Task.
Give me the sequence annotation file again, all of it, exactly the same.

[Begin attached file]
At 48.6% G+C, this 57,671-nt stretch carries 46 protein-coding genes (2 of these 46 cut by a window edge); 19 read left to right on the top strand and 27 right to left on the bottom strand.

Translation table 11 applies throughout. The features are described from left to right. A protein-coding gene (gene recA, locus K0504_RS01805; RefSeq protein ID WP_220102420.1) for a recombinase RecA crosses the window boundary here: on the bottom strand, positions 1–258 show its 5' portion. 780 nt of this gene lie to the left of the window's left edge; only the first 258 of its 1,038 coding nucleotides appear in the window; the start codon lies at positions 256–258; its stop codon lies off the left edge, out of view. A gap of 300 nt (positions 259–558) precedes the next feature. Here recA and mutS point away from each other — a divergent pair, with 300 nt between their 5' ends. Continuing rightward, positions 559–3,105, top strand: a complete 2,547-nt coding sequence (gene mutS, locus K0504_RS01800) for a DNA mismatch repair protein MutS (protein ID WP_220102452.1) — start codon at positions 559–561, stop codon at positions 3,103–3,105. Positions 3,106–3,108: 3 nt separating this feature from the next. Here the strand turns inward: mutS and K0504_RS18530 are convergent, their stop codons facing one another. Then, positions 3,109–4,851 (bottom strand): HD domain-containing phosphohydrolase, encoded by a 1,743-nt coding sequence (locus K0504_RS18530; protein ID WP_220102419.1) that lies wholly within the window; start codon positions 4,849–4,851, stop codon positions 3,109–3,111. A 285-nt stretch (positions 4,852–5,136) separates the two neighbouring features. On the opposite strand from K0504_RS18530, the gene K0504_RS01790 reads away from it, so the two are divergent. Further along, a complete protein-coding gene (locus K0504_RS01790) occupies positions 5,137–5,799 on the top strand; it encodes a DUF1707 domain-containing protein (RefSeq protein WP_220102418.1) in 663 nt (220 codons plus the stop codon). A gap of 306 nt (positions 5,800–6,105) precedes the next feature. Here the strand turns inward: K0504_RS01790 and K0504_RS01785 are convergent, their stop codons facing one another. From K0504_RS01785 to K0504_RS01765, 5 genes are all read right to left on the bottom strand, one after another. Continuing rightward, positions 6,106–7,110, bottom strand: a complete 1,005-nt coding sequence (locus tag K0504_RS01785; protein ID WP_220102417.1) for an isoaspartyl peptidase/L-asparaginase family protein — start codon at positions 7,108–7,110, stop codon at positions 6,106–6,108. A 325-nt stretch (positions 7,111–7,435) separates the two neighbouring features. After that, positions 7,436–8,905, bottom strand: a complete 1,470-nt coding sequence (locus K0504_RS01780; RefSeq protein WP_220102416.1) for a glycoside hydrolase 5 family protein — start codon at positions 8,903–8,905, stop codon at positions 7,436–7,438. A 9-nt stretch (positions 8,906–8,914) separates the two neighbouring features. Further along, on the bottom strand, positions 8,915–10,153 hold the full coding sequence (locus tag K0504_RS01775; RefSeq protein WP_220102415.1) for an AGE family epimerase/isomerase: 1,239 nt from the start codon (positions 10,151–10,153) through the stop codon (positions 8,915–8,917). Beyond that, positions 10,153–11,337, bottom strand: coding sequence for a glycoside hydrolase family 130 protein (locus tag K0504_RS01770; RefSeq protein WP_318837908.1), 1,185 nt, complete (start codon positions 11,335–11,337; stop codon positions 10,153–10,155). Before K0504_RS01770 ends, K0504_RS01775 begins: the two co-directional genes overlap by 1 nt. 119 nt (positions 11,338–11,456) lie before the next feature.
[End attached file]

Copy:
At 48.6% G+C, this 57,671-nt stretch carries 46 protein-coding genes (2 of these 46 cut by a window edge); 19 read left to right on the top strand and 27 right to left on the bottom strand.

Translation table 11 applies throughout. The features are described from left to right. A protein-coding gene (gene recA, locus K0504_RS01805; RefSeq protein ID WP_220102420.1) for a recombinase RecA crosses the window boundary here: on the bottom strand, positions 1–258 show its 5' portion. 780 nt of this gene lie to the left of the window's left edge; only the first 258 of its 1,038 coding nucleotides appear in the window; the start codon lies at positions 256–258; its stop codon lies off the left edge, out of view. A gap of 300 nt (positions 259–558) precedes the next feature. Here recA and mutS point away from each other — a divergent pair, with 300 nt between their 5' ends. Continuing rightward, positions 559–3,105, top strand: a complete 2,547-nt coding sequence (gene mutS, locus K0504_RS01800) for a DNA mismatch repair protein MutS (protein ID WP_220102452.1) — start codon at positions 559–561, stop codon at positions 3,103–3,105. Positions 3,106–3,108: 3 nt separating this feature from the next. Here the strand turns inward: mutS and K0504_RS18530 are convergent, their stop codons facing one another. Then, positions 3,109–4,851 (bottom strand): HD domain-containing phosphohydrolase, encoded by a 1,743-nt coding sequence (locus K0504_RS18530; protein ID WP_220102419.1) that lies wholly within the window; start codon positions 4,849–4,851, stop codon positions 3,109–3,111. A 285-nt stretch (positions 4,852–5,136) separates the two neighbouring features. On the opposite strand from K0504_RS18530, the gene K0504_RS01790 reads away from it, so the two are divergent. Further along, a complete protein-coding gene (locus K0504_RS01790) occupies positions 5,137–5,799 on the top strand; it encodes a DUF1707 domain-containing protein (RefSeq protein WP_220102418.1) in 663 nt (220 codons plus the stop codon). A gap of 306 nt (positions 5,800–6,105) precedes the next feature. Here the strand turns inward: K0504_RS01790 and K0504_RS01785 are convergent, their stop codons facing one another. From K0504_RS01785 to K0504_RS01765, 5 genes are all read right to left on the bottom strand, one after another. Continuing rightward, positions 6,106–7,110, bottom strand: a complete 1,005-nt coding sequence (locus tag K0504_RS01785; protein ID WP_220102417.1) for an isoaspartyl peptidase/L-asparaginase family protein — start codon at positions 7,108–7,110, stop codon at positions 6,106–6,108. A 325-nt stretch (positions 7,111–7,435) separates the two neighbouring features. After that, positions 7,436–8,905, bottom strand: a complete 1,470-nt coding sequence (locus K0504_RS01780; RefSeq protein WP_220102416.1) for a glycoside hydrolase 5 family protein — start codon at positions 8,903–8,905, stop codon at positions 7,436–7,438. A 9-nt stretch (positions 8,906–8,914) separates the two neighbouring features. Further along, on the bottom strand, positions 8,915–10,153 hold the full coding sequence (locus tag K0504_RS01775; RefSeq protein WP_220102415.1) for an AGE family epimerase/isomerase: 1,239 nt from the start codon (positions 10,151–10,153) through the stop codon (positions 8,915–8,917). Beyond that, positions 10,153–11,337, bottom strand: coding sequence for a glycoside hydrolase family 130 protein (locus tag K0504_RS01770; RefSeq protein WP_318837908.1), 1,185 nt, complete (start codon positions 11,335–11,337; stop codon positions 10,153–10,155). Before K0504_RS01770 ends, K0504_RS01775 begins: the two co-directional genes overlap by 1 nt. 119 nt (positions 11,338–11,456) lie before the next feature.